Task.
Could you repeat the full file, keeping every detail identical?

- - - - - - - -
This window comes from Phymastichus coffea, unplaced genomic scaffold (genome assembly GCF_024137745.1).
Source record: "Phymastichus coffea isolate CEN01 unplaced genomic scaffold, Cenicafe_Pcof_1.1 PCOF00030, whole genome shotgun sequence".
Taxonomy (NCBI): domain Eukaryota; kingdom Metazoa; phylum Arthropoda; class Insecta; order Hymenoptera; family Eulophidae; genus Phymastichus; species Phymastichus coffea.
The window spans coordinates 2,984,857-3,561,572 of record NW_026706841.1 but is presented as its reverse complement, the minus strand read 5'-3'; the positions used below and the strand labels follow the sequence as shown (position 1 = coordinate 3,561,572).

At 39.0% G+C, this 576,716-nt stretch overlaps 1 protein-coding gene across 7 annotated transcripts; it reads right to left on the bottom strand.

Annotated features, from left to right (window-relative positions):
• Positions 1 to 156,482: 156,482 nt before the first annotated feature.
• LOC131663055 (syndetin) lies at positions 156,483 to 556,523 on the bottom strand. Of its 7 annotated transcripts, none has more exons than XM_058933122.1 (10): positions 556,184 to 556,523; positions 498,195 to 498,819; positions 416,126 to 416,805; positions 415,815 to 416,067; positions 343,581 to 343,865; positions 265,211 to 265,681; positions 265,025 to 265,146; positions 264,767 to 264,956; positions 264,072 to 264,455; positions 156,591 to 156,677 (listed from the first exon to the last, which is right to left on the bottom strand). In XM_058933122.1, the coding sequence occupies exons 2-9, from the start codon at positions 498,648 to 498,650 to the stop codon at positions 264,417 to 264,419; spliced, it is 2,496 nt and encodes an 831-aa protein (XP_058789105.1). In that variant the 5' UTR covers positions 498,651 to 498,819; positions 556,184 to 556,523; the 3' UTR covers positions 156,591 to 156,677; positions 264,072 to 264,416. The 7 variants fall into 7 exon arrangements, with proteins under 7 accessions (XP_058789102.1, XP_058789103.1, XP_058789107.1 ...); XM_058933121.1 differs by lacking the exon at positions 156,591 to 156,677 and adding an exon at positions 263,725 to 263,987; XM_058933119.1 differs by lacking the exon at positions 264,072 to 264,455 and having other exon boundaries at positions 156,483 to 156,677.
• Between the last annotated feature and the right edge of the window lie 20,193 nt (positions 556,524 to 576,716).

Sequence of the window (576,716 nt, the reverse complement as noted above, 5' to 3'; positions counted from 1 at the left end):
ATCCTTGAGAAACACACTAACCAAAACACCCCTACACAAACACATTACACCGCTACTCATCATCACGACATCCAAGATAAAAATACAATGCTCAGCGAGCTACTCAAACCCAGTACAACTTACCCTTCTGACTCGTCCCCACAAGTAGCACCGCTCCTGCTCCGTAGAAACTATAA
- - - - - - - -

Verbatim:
This window comes from Phymastichus coffea, unplaced genomic scaffold (genome assembly GCF_024137745.1).
Source record: "Phymastichus coffea isolate CEN01 unplaced genomic scaffold, Cenicafe_Pcof_1.1 PCOF00030, whole genome shotgun sequence".
Taxonomy (NCBI): domain Eukaryota; kingdom Metazoa; phylum Arthropoda; class Insecta; order Hymenoptera; family Eulophidae; genus Phymastichus; species Phymastichus coffea.
The window spans coordinates 2,984,857-3,561,572 of record NW_026706841.1 but is presented as its reverse complement, the minus strand read 5'-3'; the positions used below and the strand labels follow the sequence as shown (position 1 = coordinate 3,561,572).

At 39.0% G+C, this 576,716-nt stretch overlaps 1 protein-coding gene across 7 annotated transcripts; it reads right to left on the bottom strand.

Annotated features, from left to right (window-relative positions):
• Positions 1 to 156,482: 156,482 nt before the first annotated feature.
• LOC131663055 (syndetin) lies at positions 156,483 to 556,523 on the bottom strand. Of its 7 annotated transcripts, none has more exons than XM_058933122.1 (10): positions 556,184 to 556,523; positions 498,195 to 498,819; positions 416,126 to 416,805; positions 415,815 to 416,067; positions 343,581 to 343,865; positions 265,211 to 265,681; positions 265,025 to 265,146; positions 264,767 to 264,956; positions 264,072 to 264,455; positions 156,591 to 156,677 (listed from the first exon to the last, which is right to left on the bottom strand). In XM_058933122.1, the coding sequence occupies exons 2-9, from the start codon at positions 498,648 to 498,650 to the stop codon at positions 264,417 to 264,419; spliced, it is 2,496 nt and encodes an 831-aa protein (XP_058789105.1). In that variant the 5' UTR covers positions 498,651 to 498,819; positions 556,184 to 556,523; the 3' UTR covers positions 156,591 to 156,677; positions 264,072 to 264,416. The 7 variants fall into 7 exon arrangements, with proteins under 7 accessions (XP_058789102.1, XP_058789103.1, XP_058789107.1 ...); XM_058933121.1 differs by lacking the exon at positions 156,591 to 156,677 and adding an exon at positions 263,725 to 263,987; XM_058933119.1 differs by lacking the exon at positions 264,072 to 264,455 and having other exon boundaries at positions 156,483 to 156,677.
• Between the last annotated feature and the right edge of the window lie 20,193 nt (positions 556,524 to 576,716).

Sequence of the window (576,716 nt, the reverse complement as noted above, 5' to 3'; positions counted from 1 at the left end):
ATCCTTGAGAAACACACTAACCAAAACACCCCTACACAAACACATTACACCGCTACTCATCATCACGACATCCAAGATAAAAATACAATGCTCAGCGAGCTACTCAAACCCAGTACAACTTACCCTTCTGACTCGTCCCCACAAGTAGCACCGCTCCTGCTCCGTAGAAACTATAA